Whether Certificate of Occupancy is Conclusive Evidence of Title? #
OTUKPO v. JOHN & ANOR (2012) LPELR-25053(SC)
“…a certificate of occupancy, as has been held by this Court in a number of cases, is a prima facie evidence of title or possession which is, however not a conclusive proof of title to the land it relates – See Registered Trustees Mission vs. Mrs. E. I. Olowoleni (1990) 6 NWLR (Pt.158) 514.” Per WALTER SAMUEL NKANU ONNOGHEN, JSC (Pp 18 – 18 Paras F – F)
ORIANZI v. AG RIVERS STATE & ORS (2017) LPELR-41737(SC)
“I have stated elsewhere in this judgment that the disputed land was deemed granted to the Appellants since the rights of those who abandoned the property are deemed transferred to him. Subsequent sale to Dr. Dima was invalid ab initio, in absence of proper termination of the agreement between the Rivers State Government and the Appellant. In Olohunde & Anor V Adeyoju (2000) 79 LRCN 2297 at 2328 paras D – E, this Court had this to say:- “A certificate of statutory or customary right of occupancy issued under the Land Use Act, 1978; cannot be said to be conclusive evidence of any right, interest or valid title to land in favour of the grantee. It is at best, only a prima facie evidence of such right, interest or title without more and may in appropriate cases be effectively challenged and rendered invalid, null and void.” See Kyari v Alkali & 3 Ors (2001) 5 SCNJ 421.” Per PAUL ADAMU GALUMJE, JSC (Pp 32 – 33 Paras C – A)
ADOLE v. GWAR (2008) LPELR-189(SC)
“A Certificate of Occupancy issued on the Land Use Act, it must be stressed, cannot be said to be conclusive evidence of any interest or valid title to land in favour of the grantee; it is only prima facie evidence of such right interest or title without more and may in appropriate cases be effectively challenged and rendered in-valid, null and void. See Mohamoud J. Lababedi v. Lagos Metal Industries (Nig.) Ltd. (1973) NSCC. 1 at 6.” Per SYLVESTER UMARU ONU, JSC (Pp 17 – 17 Paras D – E)
Conditions for the Validity of a Certificate of Occupancy #
MARANATHA CONSULTANTS LTD & ANOR v. DIRISU (2019) LPELR-47745(CA)
“The law is that for a grant of certificate of occupancy to be valid, there must not be in existence the valid title of another person with legal interest on the same land. Where such exists, it means the Certificate of Occupancy was granted against the letters and spirit of the Land Use Act and therefore invalid. See OLOHUNDE & ANOR. VS. ADEYOJU (2000) 6 SCNJ 470 AT 493 – 494; OMIYALE VS. MACAULAY (2009) 7 NWLR (PT. 1141) 597.” Per FOLASADE AYODEJI OJO, JCA (Pp 26 – 26 Paras D – F)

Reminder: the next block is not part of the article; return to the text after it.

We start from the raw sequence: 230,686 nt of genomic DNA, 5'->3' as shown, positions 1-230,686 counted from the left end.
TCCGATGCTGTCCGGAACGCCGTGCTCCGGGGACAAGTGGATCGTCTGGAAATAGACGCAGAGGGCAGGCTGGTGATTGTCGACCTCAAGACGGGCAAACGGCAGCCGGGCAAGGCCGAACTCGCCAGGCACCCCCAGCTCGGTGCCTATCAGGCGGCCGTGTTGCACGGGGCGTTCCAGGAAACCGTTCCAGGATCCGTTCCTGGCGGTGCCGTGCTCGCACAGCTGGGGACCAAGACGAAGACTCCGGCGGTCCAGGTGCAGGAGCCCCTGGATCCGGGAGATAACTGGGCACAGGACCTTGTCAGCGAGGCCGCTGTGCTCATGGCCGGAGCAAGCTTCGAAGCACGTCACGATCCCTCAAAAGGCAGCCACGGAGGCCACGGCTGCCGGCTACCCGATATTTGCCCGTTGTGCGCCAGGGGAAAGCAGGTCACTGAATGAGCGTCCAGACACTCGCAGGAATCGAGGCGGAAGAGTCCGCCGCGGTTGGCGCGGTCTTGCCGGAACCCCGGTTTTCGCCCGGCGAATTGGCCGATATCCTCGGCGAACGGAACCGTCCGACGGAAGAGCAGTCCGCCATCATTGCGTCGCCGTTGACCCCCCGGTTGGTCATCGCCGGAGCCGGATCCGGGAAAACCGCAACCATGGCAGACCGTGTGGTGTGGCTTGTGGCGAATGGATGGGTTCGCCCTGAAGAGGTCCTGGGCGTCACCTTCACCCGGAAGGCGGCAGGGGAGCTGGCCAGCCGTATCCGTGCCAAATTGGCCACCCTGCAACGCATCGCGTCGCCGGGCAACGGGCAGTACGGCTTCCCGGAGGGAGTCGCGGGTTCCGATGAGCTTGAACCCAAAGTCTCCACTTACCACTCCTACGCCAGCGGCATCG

USMAN v. BABA (2013) LPELR-22136(CA)
“Where a party relies on documents like Certificate of Occupancy, to prove title to land, it must be rooted on a good foundation. That is to say, the Certificate of Occupancy must be based on the land being properly acquired by the authority issuing out the Certificate of Occupancy, failing which the Certificate of Occupancy becomes nothing but a worthless paper and sit precariously on banana pills and must slip with a slight touch of a judicial Hammer. See Alhaji Sani Mani & 2 Ors v. Alhaji Shehu M. Shanono (2006) 15 WRN 1 – 192 pages 128 at 130 ratio 13 where this Court held thus: “it is the law that a Certificate of Occupancy properly issued by a competent authority raises the presumption that the holder is the owner in exclusive possession of the land in respect thereof, the certificate also raises a presumption that at the time it was issued, there was not in existence a customary owner whose title has not been revoked. The presumption is however rebuttable because if it is proved by evidence that another person has a better title to the land before the issuance of the Certificate of Occupancy, then the Court can revoke it.” Per SOTONYE DENTON-WEST, JCA (Pp 23 – 24 Paras C – B).
HADEJIA v. ABBAS (2016) LPELR-40234(CA)
“For a certificate of occupancy to be valid it must be issued after the grant of a right of occupancy under Section 5 (1) (a) or Section 6 (1)(a) and (b) or Section 34(1) of the Land Use Act. A certificate of occupancy must not be issued when there is in existence another one issued over same land. In MADU v. MADU (2008) 6 NWLR (Pt. 1083) P.286 @ 325, the Supreme Court held that for a certificate of occupancy, under the Land use Act, to be valid, there must not be in existence, at the time the certificate was issued, a statutory or customary owner of the land in issue who was not divested of his legal interest to the land prior to the grant. However, this principle of law is only relevant in cases where a claimant has proved that he has a prior and un-extinguished title to the land so that the new right of occupancy cannot over-ride, extinguish or have priority over that existing right. In APOSTOLIC CHURCH v. OLAWOLEMI (1990) 10 SCNJ p. 69 @ 25, the Supreme Court also held that if the issuance of a certificate of occupancy was not in accordance with the Land Tenure Law, the certificate is defective and the holder has no basis for a valid claims. To be valid, there must not be in existence at the time the certificate was issue a customary owner who has not been divested of his title over the land See also AZI v. REG. TRUSTEES OF EVAN. CHURCH (1990) 5 NWLR (Pt. 195) P.111 @ 121.” Per IBRAHIM SHATA BDLIYA, JCA (Pp 27 – 28 Paras A – B).